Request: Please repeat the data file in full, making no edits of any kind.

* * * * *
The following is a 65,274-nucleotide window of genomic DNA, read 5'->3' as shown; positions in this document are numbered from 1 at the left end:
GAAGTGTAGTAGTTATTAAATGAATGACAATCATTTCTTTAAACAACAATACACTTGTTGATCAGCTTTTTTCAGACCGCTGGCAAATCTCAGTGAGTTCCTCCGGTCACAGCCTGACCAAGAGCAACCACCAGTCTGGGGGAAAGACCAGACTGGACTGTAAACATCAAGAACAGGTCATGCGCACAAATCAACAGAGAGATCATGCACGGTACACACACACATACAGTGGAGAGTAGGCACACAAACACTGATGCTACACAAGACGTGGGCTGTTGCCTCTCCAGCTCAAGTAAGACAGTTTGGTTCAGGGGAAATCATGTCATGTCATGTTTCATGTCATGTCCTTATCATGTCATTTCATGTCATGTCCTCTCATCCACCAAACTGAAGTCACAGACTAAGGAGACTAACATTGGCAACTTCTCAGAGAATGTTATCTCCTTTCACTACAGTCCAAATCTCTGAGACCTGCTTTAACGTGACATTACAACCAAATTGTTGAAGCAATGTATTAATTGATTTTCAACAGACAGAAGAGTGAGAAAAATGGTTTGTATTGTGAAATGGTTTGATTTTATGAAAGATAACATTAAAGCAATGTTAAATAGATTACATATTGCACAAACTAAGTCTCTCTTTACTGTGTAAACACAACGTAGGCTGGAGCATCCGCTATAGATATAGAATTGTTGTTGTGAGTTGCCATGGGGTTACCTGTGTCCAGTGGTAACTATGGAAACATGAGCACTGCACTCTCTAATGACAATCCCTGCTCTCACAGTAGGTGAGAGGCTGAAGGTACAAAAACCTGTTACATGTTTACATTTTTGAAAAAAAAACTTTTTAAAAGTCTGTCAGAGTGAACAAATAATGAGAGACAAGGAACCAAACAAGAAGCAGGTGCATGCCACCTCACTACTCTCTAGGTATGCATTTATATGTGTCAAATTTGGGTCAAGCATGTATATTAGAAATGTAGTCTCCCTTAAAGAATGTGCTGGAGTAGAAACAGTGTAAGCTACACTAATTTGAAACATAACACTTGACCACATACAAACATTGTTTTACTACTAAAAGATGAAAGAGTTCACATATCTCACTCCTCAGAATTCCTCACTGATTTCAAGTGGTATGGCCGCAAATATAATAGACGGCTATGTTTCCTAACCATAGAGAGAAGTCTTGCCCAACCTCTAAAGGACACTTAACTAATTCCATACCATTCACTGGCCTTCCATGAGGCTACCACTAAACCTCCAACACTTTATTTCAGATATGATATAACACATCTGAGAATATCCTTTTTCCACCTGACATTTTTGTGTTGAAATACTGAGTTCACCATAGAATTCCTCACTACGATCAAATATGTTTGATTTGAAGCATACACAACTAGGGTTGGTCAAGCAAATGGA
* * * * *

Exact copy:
The following is a 65,274-nucleotide window of genomic DNA, read 5'->3' as shown; positions in this document are numbered from 1 at the left end:
GAAGTGTAGTAGTTATTAAATGAATGACAATCATTTCTTTAAACAACAATACACTTGTTGATCAGCTTTTTTCAGACCGCTGGCAAATCTCAGTGAGTTCCTCCGGTCACAGCCTGACCAAGAGCAACCACCAGTCTGGGGGAAAGACCAGACTGGACTGTAAACATCAAGAACAGGTCATGCGCACAAATCAACAGAGAGATCATGCACGGTACACACACACATACAGTGGAGAGTAGGCACACAAACACTGATGCTACACAAGACGTGGGCTGTTGCCTCTCCAGCTCAAGTAAGACAGTTTGGTTCAGGGGAAATCATGTCATGTCATGTTTCATGTCATGTCCTTATCATGTCATTTCATGTCATGTCCTCTCATCCACCAAACTGAAGTCACAGACTAAGGAGACTAACATTGGCAACTTCTCAGAGAATGTTATCTCCTTTCACTACAGTCCAAATCTCTGAGACCTGCTTTAACGTGACATTACAACCAAATTGTTGAAGCAATGTATTAATTGATTTTCAACAGACAGAAGAGTGAGAAAAATGGTTTGTATTGTGAAATGGTTTGATTTTATGAAAGATAACATTAAAGCAATGTTAAATAGATTACATATTGCACAAACTAAGTCTCTCTTTACTGTGTAAACACAACGTAGGCTGGAGCATCCGCTATAGATATAGAATTGTTGTTGTGAGTTGCCATGGGGTTACCTGTGTCCAGTGGTAACTATGGAAACATGAGCACTGCACTCTCTAATGACAATCCCTGCTCTCACAGTAGGTGAGAGGCTGAAGGTACAAAAACCTGTTACATGTTTACATTTTTGAAAAAAAAACTTTTTAAAAGTCTGTCAGAGTGAACAAATAATGAGAGACAAGGAACCAAACAAGAAGCAGGTGCATGCCACCTCACTACTCTCTAGGTATGCATTTATATGTGTCAAATTTGGGTCAAGCATGTATATTAGAAATGTAGTCTCCCTTAAAGAATGTGCTGGAGTAGAAACAGTGTAAGCTACACTAATTTGAAACATAACACTTGACCACATACAAACATTGTTTTACTACTAAAAGATGAAAGAGTTCACATATCTCACTCCTCAGAATTCCTCACTGATTTCAAGTGGTATGGCCGCAAATATAATAGACGGCTATGTTTCCTAACCATAGAGAGAAGTCTTGCCCAACCTCTAAAGGACACTTAACTAATTCCATACCATTCACTGGCCTTCCATGAGGCTACCACTAAACCTCCAACACTTTATTTCAGATATGATATAACACATCTGAGAATATCCTTTTTCCACCTGACATTTTTGTGTTGAAATACTGAGTTCACCATAGAATTCCTCACTACGATCAAATATGTTTGATTTGAAGCATACACAACTAGGGTTGGTCAAGCAAATGGA